* SBI’s Q1 profits of R33.5 bn were up 3.3% year-on-year, slightly ahead of our estimates. Operationally it was a healthy quarter with PPOP (pre-provision operating profit)—ex-trading gains—up 29% y-o-y, led by strong cost control (+3% y-o-y).
* Asset quality was mixed while NPLs (non-performing loans) and gross stressed assets (8.3% of loans) were stable, slippages remained high at 3.3% (annualised). Credit costs were lower (129bps annualised) on higher sales (R56 bn) to ARCs (asset reconstruction companies).
* NIMs (net interest margins) were stable at 313bps - higher domestic margins offsetting decline in international NIMs. Expect NIMs to remain range-bound near term.
* Costs were under tight control (+3.3% y-o-y) as management focuses on improving cost efficiencies. Cost income ratio was at 50% (53% in Q1FY14).
Key positives: Strong cost control, robust core operating profits, stable NPLs.
Key negatives: High slippages, slower loan growth (+13% y-o-y).
Impact on financials: We raise earnings 6-9% over FY15-16e to factor in lower operating and credit costs medium term.
Valuations & view: We upgrade SBI to Outperformer with an unchanged target price of R3,013 (standalone bank valued at 1.5x Sep’15e P/BV of R2,561, associate banks at R338 valued at 0.75x Sep’15e P/BV—price-to-book value).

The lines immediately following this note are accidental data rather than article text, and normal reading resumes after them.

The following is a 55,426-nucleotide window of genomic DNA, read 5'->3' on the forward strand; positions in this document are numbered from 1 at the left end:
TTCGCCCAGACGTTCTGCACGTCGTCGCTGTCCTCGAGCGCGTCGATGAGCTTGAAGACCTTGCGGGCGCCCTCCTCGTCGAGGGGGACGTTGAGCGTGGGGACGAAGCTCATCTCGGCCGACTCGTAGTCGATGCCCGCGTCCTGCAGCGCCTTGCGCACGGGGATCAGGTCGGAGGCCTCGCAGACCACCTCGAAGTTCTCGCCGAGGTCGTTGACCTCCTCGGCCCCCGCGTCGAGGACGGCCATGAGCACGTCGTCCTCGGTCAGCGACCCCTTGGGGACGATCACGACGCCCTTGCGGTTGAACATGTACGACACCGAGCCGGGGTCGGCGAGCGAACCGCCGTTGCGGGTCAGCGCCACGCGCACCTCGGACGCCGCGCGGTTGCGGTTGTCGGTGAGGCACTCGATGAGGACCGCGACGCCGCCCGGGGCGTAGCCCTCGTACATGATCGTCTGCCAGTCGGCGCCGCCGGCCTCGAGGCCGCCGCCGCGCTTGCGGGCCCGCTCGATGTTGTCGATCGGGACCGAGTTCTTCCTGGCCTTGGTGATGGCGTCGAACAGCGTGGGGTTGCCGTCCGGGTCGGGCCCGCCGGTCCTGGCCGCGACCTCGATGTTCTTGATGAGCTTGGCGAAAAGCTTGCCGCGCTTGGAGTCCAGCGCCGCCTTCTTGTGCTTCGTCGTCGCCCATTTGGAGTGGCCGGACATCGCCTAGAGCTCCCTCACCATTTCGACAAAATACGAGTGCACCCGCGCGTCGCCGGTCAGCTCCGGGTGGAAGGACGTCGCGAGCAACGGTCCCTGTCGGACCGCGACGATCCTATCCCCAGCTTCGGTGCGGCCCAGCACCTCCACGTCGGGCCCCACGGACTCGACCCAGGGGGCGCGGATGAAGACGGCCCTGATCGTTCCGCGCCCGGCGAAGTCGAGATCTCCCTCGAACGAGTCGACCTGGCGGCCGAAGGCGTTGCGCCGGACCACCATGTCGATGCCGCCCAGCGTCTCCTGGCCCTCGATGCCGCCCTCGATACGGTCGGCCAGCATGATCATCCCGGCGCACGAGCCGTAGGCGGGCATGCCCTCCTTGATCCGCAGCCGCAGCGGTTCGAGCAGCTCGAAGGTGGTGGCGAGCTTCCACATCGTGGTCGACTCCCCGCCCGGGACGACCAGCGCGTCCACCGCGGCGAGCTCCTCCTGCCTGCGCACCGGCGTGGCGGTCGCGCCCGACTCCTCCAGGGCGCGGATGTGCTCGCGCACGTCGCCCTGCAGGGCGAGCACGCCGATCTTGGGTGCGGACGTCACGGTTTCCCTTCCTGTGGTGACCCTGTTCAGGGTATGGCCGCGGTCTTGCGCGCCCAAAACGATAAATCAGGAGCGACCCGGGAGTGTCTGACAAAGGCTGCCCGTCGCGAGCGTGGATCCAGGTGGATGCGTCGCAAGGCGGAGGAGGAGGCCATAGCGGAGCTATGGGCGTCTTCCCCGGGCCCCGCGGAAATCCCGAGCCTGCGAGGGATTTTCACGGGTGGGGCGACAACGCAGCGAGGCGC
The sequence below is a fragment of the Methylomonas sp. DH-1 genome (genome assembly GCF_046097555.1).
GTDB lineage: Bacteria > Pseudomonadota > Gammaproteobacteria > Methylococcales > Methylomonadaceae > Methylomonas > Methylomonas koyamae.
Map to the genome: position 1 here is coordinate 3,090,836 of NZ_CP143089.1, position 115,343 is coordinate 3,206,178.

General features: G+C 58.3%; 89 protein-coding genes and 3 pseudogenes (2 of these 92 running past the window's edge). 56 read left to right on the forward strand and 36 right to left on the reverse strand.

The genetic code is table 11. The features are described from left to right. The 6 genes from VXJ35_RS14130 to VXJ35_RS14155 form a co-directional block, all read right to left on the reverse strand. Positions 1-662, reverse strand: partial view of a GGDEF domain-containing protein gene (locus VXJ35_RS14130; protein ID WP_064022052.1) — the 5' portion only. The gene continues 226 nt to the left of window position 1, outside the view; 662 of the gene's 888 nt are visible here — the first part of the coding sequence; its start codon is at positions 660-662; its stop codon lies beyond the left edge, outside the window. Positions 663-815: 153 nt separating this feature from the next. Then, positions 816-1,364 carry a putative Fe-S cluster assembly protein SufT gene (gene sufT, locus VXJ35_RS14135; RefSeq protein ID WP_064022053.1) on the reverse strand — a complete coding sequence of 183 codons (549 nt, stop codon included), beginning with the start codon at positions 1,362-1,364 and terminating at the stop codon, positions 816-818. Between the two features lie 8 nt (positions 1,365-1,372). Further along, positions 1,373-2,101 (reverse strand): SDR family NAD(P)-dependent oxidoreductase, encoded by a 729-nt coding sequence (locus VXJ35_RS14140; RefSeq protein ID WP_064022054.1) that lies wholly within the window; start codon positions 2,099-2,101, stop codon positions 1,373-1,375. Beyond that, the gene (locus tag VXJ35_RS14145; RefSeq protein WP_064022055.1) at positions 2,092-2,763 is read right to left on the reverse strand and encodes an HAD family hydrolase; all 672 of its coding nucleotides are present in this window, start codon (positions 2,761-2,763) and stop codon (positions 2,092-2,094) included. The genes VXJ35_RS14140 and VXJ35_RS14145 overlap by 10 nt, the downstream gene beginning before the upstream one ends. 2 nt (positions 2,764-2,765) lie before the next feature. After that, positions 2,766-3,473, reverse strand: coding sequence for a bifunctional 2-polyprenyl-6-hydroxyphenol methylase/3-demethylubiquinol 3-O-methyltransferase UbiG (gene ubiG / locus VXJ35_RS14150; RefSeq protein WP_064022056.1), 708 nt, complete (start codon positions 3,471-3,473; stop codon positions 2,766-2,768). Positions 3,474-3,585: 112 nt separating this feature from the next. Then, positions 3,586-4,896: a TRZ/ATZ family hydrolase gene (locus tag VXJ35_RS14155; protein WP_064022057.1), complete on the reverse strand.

SBI’s core operating profitability has improved sharply in the last two quarters as management has focused on reducing costs, maintaining stable NIMs. While asset quality stress has remained high, we believe stabilising economy should lower credit costs medium term, leading to higher earnings growth. SBI remains amongst the best capitalised PSU banks (9.8% CET 1—common equity tier-1) and a strong deposit franchise (43.5% CASA) and should continue to trade at a premium to other PSU banks. The stock has corrected in the last two months and has underperformed Sensex by 12%, we believe offers an attractive returns from CMP (current market price.)
* SBI’s slippages were higher quarter-on-quarter at 3.3% annualised (2.7% in Q4). The mid-corporate segment continues to be the largest contributor to NPL accretion with R42.5 billion of slippages (43% of total).
* However, aided by sale of NPLs worth R56 bn to ARCs, GNPLs (gross NPL) declined 2% q-o-q (at 4.9% of loans) in absolute terms. SBI also sold R4.9 bn of non-NPL accounts and R7.1bn of written-off accounts to ARCs during the quarter.
* SBI received R5.1 bn in cash and SRs (security receipts) worth R18.2bn as consideration for sale of loans to ARCs. The bank has